Bittner, Farhy and Moore: Who Are They and Why Are They Important?

Stockholm Underground Train Station. Picture Courtesy pixabay

We were in Stockholm, Sweden for a family trip over summer this year and were mesmerized by the art in the Underground train stations. 

As stunning as these train stations are, the three important Court cases this year we are going to talk about are even more sensational in how far-reaching the consequences of the rulings might be to affected taxpayers. 

I. Bittner v. United States

As you know the Bank Secrecy Act {BSA}, requires that U.S. persons that own interest in or have signatory authority in foreign bank or financial accounts with an aggregate balance of $10,000 or more at any time during the year must disclose the existence and balances of these accounts to the U.S. government on Form 114 commonly referred to as the FBAR. Previous post with more details here

Even though the BSA is not a part of the Internal Revenue Code, the IRS is given the task of monitoring compliance. The FBAR is designed to be self-reporting, hence non-compliance for timely or proper reporting results in significant fines and penalties. Failure to comply is categorized as "willful" or "non-willful". Civil penalties exist for both and criminal penalties may be imposed for significant willful non-compliance. 

For non-willful violations, Bittner v. United States held that the BSA penalty of $10,000 for non-willful violations of FBAR reporting via Form 114 applies on a per report basis and NOT on a per account basis. 

This will definitely change how taxpayers with undisclosed foreign accounts can come into compliance, what process they can use, and how much will they owe in penalties. 

The Internal Revenue Service has changed it's guidance to reflect the Bittner case, the penalties will now be assessed per year in case of non-willful violations. However, earlier provisions available to Revenue Officers in the Internal Revenue Manual for penalty mitigation have been removed effective July 6th, 2023. 

II. Farhy v. Commissioner of Internal Revenue: 

Form 5471 is required to be filed by U.S persons with respect to certain foreign corporations under IRC Code §6038(b)(1). My blog post goes into detail here. 

Farhy had not filed Forms 5471 for tax years 2003 through 2010 when he owned a 100% of two Belize corporations. The IRS assessed penalties of $10,000/ year for non-compliance in November 2018 and almost immediately assessed an additional $50,000/ year for continued non-compliance. When Farhy filed a suit against the IRS, he argued that they did not have the statutory authority to assess penalties under §6038(b). He won this case.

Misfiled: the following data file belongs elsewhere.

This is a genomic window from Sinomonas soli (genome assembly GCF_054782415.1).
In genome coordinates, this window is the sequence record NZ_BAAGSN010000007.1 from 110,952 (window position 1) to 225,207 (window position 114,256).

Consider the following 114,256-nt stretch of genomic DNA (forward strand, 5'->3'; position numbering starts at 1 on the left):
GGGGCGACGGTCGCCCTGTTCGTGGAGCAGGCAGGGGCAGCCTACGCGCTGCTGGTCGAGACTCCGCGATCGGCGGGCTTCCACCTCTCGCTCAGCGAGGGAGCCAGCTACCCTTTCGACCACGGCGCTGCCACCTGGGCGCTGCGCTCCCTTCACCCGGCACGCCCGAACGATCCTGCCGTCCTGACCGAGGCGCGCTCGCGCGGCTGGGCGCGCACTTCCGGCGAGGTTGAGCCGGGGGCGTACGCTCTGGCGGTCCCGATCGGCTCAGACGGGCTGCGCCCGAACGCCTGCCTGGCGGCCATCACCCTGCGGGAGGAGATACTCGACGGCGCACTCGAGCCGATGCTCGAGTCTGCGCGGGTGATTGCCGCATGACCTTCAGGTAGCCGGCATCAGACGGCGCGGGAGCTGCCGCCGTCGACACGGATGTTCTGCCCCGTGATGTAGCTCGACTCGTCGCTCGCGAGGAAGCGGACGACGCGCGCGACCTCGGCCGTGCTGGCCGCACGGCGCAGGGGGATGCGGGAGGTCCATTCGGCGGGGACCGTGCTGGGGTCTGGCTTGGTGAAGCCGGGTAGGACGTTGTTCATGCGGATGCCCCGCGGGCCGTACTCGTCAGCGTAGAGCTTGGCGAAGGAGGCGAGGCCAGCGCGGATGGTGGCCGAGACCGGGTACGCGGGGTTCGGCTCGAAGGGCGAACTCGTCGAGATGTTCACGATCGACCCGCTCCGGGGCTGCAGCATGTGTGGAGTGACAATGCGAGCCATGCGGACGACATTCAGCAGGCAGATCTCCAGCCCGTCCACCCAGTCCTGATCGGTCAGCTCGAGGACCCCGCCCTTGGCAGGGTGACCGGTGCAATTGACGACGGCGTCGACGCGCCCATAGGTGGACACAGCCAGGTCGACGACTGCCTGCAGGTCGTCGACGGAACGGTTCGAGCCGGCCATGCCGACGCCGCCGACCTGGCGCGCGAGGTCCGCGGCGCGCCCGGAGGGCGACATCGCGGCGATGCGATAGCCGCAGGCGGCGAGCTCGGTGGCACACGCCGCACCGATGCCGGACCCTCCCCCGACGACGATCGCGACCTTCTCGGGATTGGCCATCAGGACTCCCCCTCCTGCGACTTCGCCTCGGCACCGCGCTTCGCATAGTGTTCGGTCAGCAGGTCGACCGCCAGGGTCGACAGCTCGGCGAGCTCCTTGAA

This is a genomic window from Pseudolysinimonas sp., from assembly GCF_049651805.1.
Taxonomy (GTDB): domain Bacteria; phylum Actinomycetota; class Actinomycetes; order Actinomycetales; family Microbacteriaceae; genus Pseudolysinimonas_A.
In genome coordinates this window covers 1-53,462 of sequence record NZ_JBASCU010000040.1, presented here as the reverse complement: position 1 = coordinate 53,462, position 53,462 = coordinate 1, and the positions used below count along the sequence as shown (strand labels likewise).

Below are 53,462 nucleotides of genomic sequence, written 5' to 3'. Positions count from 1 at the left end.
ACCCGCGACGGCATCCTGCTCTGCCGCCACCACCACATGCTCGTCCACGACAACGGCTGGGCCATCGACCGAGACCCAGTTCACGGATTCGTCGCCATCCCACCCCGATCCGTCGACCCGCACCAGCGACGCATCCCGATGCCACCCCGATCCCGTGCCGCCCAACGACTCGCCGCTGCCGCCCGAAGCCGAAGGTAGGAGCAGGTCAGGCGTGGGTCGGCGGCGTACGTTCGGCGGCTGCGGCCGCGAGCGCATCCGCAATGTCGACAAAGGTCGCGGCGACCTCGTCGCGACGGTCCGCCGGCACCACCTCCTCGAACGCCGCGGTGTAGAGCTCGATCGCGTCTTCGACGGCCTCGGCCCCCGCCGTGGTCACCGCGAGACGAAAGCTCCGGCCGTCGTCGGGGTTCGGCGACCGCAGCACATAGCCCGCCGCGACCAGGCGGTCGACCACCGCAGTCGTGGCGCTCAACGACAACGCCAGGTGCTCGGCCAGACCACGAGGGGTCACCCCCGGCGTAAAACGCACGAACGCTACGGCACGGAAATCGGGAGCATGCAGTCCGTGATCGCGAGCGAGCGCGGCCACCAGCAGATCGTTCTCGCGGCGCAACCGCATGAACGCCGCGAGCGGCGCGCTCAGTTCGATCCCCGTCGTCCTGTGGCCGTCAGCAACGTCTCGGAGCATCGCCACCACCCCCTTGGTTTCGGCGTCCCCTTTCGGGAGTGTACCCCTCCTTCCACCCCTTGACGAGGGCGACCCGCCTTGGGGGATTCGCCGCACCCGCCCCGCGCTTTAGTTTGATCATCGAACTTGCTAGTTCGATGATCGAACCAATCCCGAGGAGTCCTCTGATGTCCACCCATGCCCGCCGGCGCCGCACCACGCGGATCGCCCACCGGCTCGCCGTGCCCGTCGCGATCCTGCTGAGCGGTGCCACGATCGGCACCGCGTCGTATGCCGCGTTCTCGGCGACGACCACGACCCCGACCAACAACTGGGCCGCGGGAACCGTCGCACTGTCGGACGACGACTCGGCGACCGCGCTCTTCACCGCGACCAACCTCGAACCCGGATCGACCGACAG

On July 12th, 2023, the IRS has filed a notice of its intention to appeal the Tax Court ruling. In the mean time, there are steps taxpayers who have already paid and who may have been assessed the penalty may be able to take. 

Please note the above case will not apply to Form 5471, category 2 & 3 filers; Forms 3520-Parts I, II & III and 3520-A; and Form 8865 in some cases. Also, most important- the requirement to file Form 5471 has not changed since it comes from §6038(a)(1) and this will also not change the requirement to file other international information forms

III. Moore v. United States:

The Supreme Court agreed to hear this case on June 26th, 2023. It challenges the constitutionality of the mandatory repatriation tax imposed under §965. This is unfolding at the moment and is up for hearing in October, 2023. 

Background about §965: The mandatory repatriation tax was created by the Tax Cuts and Jobs Act, 2017. Deferred foreign income of certain foreign corporations, was deemed to be taxable in 2017 & 2018. This tax applied to all deferred foreign income post-1986, with the tax payable in the current year. Taxpayers had an option to pay the tax over an eight year period beginning in 2017. 

In Moore v. United States, taxpayers were part owners of a controlled foreign corporation {CFC} located in India. In 2017, the CFC had earnings of $508,000, resulting in an increased tax liability of $15,000. The taxpayers have challenged the constitutionality of the tax. 

Experts predict there could be 3 possible outcomes: 

  1. Court rules in favor of the government and holds the tax constitutional. 
  2. Court rules in a narrow manner to restrict application of the tax either in favor for the government or the Moores. 
  3. Court rules in favor of the tax being unconstitutional. 

If this tax was paid in 2017/ 2018, the statute of limitations has passed on being able to claim a refund for many taxpayers before this case. For those who opted to pay over eight years, they may still be able to claim a refund in some situations. 

If any of these situations affect you, you should reach out to a trusted tax advisor. 

Bibliography: Bittner v. United StatesIRS Guidance Reg BittnerFarhy v. Commissioner of Internal Revenue;  Farhy v. Commissioner Appeal by IRS; Moore v. United StatesSection 965 Transition Tax


Consult with an Enrolled Agent for your unique tax needs and make sure your questions are answered. Always remember to read my disclaimer here. If you have any more questions regarding this or other tax matters, contact me via my website



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